Make a Plan

As soon as I realized my problem, I made an inventory of all my writing projects and blogs. There are a lot. I also had to add writing lessons for my writers group –at least one a month.

Whew. The list looked daunting, but before I caved to feeling overwhelmed, I saw one bright dot on the horizon–I could make a schedule.

Okay, for some people that’s a no-brainer, but I had gotten out of the habit of scheduling my time, and was letting life take over. I felt like I was just putting out fires.

Books, short stories, and blogs do not write themselves. You must plan them.

In order to make yourself feel like you can breathe, make sure you make a schedule that allows you to accomplish your goals for that day.  In other words, don’t over-pack your time. Give yourself realistic goals for each day.

In that vein, when you work your schedule, pay attention to what feels like too much. For instance, I found out that on several of my blogs, weekly blogging made me feel overextended, so I’ve reduced one blog  to twice a month and one to once a month. The main blog I will write for weekly.

So feel free to test your plan, but once it’s right, stick to it like tar on a roof.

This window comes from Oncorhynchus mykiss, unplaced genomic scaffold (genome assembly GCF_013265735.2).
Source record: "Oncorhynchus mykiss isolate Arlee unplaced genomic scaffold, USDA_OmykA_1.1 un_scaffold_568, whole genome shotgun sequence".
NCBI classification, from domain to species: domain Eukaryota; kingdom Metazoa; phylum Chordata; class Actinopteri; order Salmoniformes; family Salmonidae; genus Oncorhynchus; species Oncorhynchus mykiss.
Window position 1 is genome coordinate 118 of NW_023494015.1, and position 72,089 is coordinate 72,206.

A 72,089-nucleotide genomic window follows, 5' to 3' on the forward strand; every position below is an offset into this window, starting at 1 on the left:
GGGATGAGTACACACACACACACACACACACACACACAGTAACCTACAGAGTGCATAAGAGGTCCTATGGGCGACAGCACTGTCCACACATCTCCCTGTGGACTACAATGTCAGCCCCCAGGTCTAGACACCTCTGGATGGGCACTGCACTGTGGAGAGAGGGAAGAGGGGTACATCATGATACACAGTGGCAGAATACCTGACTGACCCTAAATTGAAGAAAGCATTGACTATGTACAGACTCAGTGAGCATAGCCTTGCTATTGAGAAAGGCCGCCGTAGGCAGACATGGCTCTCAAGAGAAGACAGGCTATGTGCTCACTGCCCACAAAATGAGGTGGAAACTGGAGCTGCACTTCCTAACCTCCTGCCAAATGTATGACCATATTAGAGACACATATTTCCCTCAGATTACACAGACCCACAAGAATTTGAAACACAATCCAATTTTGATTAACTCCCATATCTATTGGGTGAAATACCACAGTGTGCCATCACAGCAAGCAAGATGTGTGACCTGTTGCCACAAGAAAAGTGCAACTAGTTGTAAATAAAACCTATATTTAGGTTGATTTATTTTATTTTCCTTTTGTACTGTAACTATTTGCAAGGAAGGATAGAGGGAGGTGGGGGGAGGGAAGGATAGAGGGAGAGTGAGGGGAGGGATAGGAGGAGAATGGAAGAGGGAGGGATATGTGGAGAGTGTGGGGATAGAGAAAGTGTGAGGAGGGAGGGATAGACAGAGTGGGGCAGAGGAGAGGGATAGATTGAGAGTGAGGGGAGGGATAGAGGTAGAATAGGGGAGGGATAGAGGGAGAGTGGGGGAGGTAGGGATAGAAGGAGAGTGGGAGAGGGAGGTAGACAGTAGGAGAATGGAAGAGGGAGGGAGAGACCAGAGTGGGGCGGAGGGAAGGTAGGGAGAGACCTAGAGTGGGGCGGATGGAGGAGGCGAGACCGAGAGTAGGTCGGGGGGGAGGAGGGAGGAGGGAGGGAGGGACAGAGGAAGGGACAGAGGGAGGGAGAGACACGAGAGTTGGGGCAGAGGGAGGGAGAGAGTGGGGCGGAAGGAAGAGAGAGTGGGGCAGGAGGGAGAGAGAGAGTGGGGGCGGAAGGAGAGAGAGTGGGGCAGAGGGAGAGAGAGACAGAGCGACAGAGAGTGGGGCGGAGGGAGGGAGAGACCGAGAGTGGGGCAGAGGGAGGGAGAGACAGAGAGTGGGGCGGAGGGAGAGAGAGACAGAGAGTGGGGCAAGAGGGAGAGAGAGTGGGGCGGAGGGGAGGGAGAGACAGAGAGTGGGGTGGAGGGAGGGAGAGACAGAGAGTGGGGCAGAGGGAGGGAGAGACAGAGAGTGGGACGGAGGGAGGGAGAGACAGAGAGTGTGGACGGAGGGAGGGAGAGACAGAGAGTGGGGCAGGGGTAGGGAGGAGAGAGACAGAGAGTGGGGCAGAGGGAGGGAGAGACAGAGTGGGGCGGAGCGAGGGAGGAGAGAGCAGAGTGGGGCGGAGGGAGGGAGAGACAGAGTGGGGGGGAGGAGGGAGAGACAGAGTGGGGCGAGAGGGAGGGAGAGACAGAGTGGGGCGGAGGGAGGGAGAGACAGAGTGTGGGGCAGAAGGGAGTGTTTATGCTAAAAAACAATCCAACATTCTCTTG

Write First Thing in the Morning!

I read an article over the weekend about what successful people do first thing. First of all, statistically, successful people get up early. It’s just a fact. The next thing they do is exercise. And the next thing they do is…work. They start right away tackling their projects.

Now here’s an important detail–what successful people don’t do when they first get up is check their emails or Facebook or Twitter. They delay those tasks and instead they work on their projects!

I see why this makes people successful. Those other things are time suckers that take away the time we can be writing. And yet, when I make sure I write first and delay emails/Facebook until later, I somehow get my writing done and all the emails and Facebook tasks as well.

Just Do It!

Both the above points together say one thing: make your writing a priority. If you don’t, it won’t happen. As writers, we all need to combat the mystical force of Resistance, sit our butts in our chair, and quote Captain Jean-Luc Picard when he said, “Make it so!”